The Federal Reserve Act gives the nation’s central bank two main tasks: maximize employment and maintain long-term price stability. While both are worthy goals, economists have known for a while that achieving both low inflation and maximum employment simultaneously is, at best, difficult (the relationship is a lot more complicated than the simple tradeoff often cited in the media).
The complex interplay between the Fed’s dual mandates is well captured in the spaghetti-bowl swirls of this New York Times chart, which covers more than eight decades of U.S. economic history. The twisting line traces average annual unemployment and core inflation (the Fed’s preferred measure, which excludes volatile food and energy categories) for each year since the onset of the Great Depression.
During the stagflation of the 1970s, unemployment and inflation both rose sharply; inflation remained high even after unemployment began to fall. During the 1990s boom, inflation and unemployment both fell, which few economists at the time thought possible. And in the ongoing recovery from the Great Recession, inflation has remained at exceptionally low levels while unemployment has slowly fallen.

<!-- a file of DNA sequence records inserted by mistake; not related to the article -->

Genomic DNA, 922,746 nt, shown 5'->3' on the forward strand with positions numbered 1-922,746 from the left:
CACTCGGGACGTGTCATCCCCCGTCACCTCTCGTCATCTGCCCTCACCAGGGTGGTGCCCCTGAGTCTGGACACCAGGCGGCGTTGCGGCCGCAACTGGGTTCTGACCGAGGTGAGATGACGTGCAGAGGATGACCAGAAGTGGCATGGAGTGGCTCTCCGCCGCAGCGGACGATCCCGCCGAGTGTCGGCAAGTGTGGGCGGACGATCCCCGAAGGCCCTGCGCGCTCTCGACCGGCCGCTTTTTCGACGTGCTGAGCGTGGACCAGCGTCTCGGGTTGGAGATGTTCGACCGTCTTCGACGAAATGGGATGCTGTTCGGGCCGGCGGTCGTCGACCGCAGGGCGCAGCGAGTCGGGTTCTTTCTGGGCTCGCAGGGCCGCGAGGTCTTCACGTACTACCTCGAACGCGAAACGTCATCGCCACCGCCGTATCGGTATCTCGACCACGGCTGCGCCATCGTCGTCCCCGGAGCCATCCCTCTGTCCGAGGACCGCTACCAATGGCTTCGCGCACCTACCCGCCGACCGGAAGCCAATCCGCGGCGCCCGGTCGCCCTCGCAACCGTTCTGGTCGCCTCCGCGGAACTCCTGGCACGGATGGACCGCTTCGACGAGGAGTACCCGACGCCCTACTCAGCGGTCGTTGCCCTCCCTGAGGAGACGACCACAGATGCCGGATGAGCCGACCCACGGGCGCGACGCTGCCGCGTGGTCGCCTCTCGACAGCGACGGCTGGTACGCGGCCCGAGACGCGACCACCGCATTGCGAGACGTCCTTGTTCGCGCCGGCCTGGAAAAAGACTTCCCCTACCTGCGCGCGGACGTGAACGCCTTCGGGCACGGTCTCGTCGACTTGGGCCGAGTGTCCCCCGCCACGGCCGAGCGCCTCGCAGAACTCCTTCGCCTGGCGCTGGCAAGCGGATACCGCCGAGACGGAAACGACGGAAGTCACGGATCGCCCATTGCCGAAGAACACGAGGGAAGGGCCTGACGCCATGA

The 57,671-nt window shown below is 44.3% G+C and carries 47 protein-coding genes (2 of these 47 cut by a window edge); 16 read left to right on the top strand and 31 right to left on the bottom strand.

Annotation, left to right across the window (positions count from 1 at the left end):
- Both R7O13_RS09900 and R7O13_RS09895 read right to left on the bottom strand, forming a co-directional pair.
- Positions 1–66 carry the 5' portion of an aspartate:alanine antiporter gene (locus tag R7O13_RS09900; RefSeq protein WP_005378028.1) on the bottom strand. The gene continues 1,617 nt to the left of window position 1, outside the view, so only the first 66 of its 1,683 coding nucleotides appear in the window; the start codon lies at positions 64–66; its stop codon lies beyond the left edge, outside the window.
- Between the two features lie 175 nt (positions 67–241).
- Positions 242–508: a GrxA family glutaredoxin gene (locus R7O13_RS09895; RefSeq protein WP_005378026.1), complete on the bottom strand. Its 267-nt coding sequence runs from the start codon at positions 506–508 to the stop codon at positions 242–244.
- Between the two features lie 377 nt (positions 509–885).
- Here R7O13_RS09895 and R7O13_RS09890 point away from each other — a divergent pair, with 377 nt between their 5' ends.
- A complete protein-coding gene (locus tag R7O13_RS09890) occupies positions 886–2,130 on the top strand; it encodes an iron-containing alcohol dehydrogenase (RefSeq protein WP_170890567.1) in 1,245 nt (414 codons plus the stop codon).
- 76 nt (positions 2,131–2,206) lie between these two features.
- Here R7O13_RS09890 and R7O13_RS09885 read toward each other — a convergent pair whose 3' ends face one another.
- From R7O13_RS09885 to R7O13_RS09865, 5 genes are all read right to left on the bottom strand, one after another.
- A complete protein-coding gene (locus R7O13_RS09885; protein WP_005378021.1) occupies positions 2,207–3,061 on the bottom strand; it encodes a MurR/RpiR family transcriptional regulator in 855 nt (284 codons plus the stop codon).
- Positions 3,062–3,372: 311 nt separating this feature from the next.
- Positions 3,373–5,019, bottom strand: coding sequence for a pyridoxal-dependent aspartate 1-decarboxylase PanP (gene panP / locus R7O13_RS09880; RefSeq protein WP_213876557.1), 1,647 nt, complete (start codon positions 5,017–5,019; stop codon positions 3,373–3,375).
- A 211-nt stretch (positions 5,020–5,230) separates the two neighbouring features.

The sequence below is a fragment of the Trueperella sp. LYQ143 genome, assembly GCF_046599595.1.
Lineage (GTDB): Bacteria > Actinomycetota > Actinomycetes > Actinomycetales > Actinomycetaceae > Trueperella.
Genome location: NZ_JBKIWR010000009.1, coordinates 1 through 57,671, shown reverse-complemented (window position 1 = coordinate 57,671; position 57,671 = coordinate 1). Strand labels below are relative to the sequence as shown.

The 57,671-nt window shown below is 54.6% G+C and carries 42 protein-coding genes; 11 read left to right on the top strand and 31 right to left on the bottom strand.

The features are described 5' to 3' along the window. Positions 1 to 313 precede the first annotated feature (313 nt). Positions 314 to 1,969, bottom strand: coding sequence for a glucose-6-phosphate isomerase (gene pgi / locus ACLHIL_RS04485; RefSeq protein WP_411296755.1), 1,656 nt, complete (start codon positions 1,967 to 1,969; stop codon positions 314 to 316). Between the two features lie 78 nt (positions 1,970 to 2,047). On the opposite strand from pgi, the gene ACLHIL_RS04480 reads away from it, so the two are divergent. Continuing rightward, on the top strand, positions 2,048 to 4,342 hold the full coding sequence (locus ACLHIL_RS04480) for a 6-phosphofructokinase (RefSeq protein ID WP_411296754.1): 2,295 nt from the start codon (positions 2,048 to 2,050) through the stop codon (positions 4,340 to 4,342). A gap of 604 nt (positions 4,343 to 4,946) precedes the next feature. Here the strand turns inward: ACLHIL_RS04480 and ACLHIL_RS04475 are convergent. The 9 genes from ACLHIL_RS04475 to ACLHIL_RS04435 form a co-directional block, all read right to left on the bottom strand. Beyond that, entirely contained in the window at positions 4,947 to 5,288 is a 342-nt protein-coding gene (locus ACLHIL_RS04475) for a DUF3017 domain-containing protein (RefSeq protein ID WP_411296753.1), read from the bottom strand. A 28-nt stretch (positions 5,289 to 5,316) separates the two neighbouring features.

The Times chart includes comments that President Obama’s Fed chairman nominee, Janet Yellen, has made in speeches and meetings on the Fed’s past actions. Should Yellen be confirmed, she’ll face the same challenge that has bedeviled Bernanke: How to use the tools of monetary policy to get the U.S. economy out of low gear without also setting off uncontrolled inflation.